"The priest is the key to understanding this mystery," Tony spoke directly to his niece. "And something else -- you must accept that Death stalks all of us. Use its presence to guide you."
"By priest, do you mean Father Brian?" Rick's voice rose with frustration, "Are you telling us he's hiding something?"
Tony flattened his hand and sliced the air.
Jana stood up. "C'mon, Rick. The interview is over."
Detective Morales looked from niece to uncle and saw the same mulish set of the mouth. He pushed back his chair and rose.
The words were hard but necessary. "Thank you for your time, sir."
Tony nodded in acknowledgement of Rick's words.
Following Jana out the front door, he felt as if he'd stepped outside a space station and into the heart of zero gravity. Did he dare ask his partner to tell him what the hell her uncle was talking about?
Mitakoja: My grandchild
Wasicu: White person
Detective Jana Burke: Homicide investigator with the Granite Mountain Sheriff's Department and a member of the Sioux nation.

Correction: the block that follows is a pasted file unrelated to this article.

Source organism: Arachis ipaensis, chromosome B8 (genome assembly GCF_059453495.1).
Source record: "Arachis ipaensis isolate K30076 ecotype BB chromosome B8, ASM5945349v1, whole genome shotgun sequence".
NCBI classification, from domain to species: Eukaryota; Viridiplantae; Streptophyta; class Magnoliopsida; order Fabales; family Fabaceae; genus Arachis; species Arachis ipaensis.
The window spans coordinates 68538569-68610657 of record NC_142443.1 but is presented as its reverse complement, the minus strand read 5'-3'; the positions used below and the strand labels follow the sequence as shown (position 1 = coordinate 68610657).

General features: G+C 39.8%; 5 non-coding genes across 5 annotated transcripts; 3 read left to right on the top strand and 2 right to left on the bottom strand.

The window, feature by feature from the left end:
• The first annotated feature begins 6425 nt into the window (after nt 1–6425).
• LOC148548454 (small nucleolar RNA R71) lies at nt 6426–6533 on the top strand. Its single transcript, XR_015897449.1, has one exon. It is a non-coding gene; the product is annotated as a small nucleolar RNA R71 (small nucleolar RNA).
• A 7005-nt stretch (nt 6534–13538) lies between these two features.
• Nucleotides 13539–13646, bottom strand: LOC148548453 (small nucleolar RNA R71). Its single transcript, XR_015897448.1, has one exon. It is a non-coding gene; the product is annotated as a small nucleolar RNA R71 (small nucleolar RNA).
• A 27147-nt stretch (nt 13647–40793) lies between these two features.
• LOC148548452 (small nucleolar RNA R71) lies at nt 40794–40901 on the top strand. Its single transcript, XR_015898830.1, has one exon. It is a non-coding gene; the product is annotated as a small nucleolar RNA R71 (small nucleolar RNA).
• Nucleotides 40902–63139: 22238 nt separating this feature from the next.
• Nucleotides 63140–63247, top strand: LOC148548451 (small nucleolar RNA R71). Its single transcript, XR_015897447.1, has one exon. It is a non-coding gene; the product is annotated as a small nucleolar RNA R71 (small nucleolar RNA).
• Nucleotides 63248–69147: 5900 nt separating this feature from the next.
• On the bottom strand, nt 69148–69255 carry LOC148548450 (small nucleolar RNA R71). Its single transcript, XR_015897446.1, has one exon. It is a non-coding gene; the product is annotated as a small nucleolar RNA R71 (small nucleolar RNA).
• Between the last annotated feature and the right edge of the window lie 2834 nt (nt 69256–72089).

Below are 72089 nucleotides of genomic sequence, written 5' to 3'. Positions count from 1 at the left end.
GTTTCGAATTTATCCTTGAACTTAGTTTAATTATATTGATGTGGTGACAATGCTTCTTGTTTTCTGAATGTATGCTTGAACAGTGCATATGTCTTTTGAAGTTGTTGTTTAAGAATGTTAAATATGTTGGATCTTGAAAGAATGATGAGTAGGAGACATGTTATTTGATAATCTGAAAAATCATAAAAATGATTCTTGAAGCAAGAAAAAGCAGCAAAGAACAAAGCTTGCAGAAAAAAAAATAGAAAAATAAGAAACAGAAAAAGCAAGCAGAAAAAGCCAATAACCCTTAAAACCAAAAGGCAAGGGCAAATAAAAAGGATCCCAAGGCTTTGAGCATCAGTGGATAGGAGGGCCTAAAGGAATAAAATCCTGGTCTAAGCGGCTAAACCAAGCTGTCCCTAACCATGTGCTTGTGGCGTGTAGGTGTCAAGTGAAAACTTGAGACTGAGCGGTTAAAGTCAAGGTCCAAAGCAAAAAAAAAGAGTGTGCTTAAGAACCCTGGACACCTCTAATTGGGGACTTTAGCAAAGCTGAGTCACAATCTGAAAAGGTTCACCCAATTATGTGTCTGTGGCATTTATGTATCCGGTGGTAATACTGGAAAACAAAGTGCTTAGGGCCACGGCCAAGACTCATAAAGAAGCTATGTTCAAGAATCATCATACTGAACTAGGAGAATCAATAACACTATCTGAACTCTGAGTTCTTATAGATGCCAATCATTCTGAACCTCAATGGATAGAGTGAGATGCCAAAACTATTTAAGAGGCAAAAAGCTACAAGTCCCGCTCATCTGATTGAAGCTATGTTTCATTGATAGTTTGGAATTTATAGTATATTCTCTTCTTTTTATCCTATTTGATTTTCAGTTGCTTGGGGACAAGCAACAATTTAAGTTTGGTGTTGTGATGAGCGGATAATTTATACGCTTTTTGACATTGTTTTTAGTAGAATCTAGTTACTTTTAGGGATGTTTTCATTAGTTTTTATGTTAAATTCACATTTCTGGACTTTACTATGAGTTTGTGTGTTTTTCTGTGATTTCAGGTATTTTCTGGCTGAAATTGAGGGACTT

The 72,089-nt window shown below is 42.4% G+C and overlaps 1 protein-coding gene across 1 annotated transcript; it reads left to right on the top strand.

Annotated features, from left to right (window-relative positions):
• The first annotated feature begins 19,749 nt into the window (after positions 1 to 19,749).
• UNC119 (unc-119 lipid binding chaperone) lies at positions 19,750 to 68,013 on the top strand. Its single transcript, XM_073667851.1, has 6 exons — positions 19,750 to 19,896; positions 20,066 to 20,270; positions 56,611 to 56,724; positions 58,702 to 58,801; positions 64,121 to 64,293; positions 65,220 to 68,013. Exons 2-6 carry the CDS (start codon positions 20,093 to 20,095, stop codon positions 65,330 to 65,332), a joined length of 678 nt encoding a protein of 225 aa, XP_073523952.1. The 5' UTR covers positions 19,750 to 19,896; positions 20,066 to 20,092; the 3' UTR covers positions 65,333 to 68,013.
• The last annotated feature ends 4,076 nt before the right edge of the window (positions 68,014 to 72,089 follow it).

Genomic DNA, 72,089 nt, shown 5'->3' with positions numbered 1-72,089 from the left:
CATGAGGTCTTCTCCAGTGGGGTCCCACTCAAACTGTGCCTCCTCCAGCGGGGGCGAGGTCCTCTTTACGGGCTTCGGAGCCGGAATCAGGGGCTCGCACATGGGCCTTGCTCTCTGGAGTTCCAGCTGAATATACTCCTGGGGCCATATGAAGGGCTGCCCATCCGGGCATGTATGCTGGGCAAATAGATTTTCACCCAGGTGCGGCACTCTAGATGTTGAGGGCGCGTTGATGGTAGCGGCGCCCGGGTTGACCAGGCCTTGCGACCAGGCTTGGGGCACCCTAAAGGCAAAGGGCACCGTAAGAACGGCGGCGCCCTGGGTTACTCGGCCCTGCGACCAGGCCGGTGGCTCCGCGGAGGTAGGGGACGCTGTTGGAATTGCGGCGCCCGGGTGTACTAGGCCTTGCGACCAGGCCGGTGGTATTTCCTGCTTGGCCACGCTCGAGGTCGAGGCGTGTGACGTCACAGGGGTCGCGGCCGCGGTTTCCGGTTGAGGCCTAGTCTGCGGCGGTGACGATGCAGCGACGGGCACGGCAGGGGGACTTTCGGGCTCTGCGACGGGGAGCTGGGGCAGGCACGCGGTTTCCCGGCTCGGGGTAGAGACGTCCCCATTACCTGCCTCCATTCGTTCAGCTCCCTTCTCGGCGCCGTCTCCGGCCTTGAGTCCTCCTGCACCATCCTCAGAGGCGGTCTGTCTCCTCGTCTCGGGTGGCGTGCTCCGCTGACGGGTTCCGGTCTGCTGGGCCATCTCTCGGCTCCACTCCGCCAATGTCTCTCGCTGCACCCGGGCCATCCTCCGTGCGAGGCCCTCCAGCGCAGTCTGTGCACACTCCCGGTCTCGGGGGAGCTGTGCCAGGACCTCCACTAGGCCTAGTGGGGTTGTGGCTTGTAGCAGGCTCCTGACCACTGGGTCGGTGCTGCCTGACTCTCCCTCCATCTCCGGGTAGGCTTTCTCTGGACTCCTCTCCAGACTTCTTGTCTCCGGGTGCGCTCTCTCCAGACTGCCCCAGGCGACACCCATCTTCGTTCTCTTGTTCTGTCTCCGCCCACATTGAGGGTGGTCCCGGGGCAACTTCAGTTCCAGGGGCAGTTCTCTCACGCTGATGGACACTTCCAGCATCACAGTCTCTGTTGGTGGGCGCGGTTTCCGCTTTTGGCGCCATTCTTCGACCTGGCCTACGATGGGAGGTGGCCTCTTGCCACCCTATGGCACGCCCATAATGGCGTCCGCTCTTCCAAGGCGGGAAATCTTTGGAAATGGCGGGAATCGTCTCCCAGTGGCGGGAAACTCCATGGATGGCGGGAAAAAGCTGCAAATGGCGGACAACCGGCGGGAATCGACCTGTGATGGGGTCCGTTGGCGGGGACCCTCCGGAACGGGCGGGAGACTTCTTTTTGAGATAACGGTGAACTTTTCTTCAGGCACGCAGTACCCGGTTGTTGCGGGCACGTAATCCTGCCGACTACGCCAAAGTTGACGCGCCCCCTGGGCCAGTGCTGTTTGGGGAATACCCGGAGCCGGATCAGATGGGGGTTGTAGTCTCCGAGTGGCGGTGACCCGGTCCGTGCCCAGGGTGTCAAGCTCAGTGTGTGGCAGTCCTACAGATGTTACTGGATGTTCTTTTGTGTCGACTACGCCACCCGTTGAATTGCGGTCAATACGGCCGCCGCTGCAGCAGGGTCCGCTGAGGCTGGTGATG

Tony Buday: Jana's uncle, Agnes's brother and medicine man for the Sioux tribe.
Father Brian DeShano: The current past of St. Matilde's Catholic Church.
Agnes Longacre: Jana's grandmother and Tony's sister. She is a traditionlist hearler for the Sioux tribe.
Detective Rick Morales: Homicide investigator and Jana Burke's partner.
Big thanks to donkeyoatey for the use of his superb artwork yet again!
© Copyright 2018. Writingfundimension All rights reserved. Registered copyright with FanStory.
Writingfundimension has granted FanStory.com, its affiliates and its syndicates non-exclusive rights to display this work.